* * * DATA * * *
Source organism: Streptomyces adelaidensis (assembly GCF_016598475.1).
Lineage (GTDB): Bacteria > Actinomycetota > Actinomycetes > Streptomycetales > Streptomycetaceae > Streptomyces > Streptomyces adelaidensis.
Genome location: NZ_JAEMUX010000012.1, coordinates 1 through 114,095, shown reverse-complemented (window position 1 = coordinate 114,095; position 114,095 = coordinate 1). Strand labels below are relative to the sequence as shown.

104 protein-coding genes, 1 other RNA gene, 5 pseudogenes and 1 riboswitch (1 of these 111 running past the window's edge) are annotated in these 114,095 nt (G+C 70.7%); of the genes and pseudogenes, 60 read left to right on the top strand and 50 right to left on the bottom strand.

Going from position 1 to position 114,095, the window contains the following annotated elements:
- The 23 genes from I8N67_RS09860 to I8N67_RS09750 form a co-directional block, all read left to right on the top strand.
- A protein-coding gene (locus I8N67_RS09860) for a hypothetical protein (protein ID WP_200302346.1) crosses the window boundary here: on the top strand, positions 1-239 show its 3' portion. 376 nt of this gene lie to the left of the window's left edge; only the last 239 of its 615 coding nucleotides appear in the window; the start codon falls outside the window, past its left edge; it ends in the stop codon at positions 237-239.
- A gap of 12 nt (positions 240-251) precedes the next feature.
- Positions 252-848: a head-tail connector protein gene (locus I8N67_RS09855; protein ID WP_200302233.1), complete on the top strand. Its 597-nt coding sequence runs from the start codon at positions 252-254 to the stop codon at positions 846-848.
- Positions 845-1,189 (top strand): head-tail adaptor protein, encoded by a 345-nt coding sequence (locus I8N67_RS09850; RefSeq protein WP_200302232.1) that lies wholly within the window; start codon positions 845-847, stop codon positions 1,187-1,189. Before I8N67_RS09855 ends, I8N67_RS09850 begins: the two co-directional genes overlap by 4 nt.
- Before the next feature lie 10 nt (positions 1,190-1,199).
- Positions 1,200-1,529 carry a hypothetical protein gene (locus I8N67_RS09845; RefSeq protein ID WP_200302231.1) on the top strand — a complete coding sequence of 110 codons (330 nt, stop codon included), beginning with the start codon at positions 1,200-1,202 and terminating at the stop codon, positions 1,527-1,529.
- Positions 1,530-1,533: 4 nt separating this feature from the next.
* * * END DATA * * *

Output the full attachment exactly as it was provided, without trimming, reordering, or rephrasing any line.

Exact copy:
Source organism: Streptomyces adelaidensis (assembly GCF_016598475.1).
Lineage (GTDB): Bacteria > Actinomycetota > Actinomycetes > Streptomycetales > Streptomycetaceae > Streptomyces > Streptomyces adelaidensis.
Genome location: NZ_JAEMUX010000012.1, coordinates 1 through 114,095, shown reverse-complemented (window position 1 = coordinate 114,095; position 114,095 = coordinate 1). Strand labels below are relative to the sequence as shown.

104 protein-coding genes, 1 other RNA gene, 5 pseudogenes and 1 riboswitch (1 of these 111 running past the window's edge) are annotated in these 114,095 nt (G+C 70.7%); of the genes and pseudogenes, 60 read left to right on the top strand and 50 right to left on the bottom strand.

Going from position 1 to position 114,095, the window contains the following annotated elements:
- The 23 genes from I8N67_RS09860 to I8N67_RS09750 form a co-directional block, all read left to right on the top strand.
- A protein-coding gene (locus I8N67_RS09860) for a hypothetical protein (protein ID WP_200302346.1) crosses the window boundary here: on the top strand, positions 1-239 show its 3' portion. 376 nt of this gene lie to the left of the window's left edge; only the last 239 of its 615 coding nucleotides appear in the window; the start codon falls outside the window, past its left edge; it ends in the stop codon at positions 237-239.
- A gap of 12 nt (positions 240-251) precedes the next feature.
- Positions 252-848: a head-tail connector protein gene (locus I8N67_RS09855; protein ID WP_200302233.1), complete on the top strand. Its 597-nt coding sequence runs from the start codon at positions 252-254 to the stop codon at positions 846-848.
- Positions 845-1,189 (top strand): head-tail adaptor protein, encoded by a 345-nt coding sequence (locus I8N67_RS09850; RefSeq protein WP_200302232.1) that lies wholly within the window; start codon positions 845-847, stop codon positions 1,187-1,189. Before I8N67_RS09855 ends, I8N67_RS09850 begins: the two co-directional genes overlap by 4 nt.
- Before the next feature lie 10 nt (positions 1,190-1,199).
- Positions 1,200-1,529 carry a hypothetical protein gene (locus I8N67_RS09845; RefSeq protein ID WP_200302231.1) on the top strand — a complete coding sequence of 110 codons (330 nt, stop codon included), beginning with the start codon at positions 1,200-1,202 and terminating at the stop codon, positions 1,527-1,529.
- Positions 1,530-1,533: 4 nt separating this feature from the next.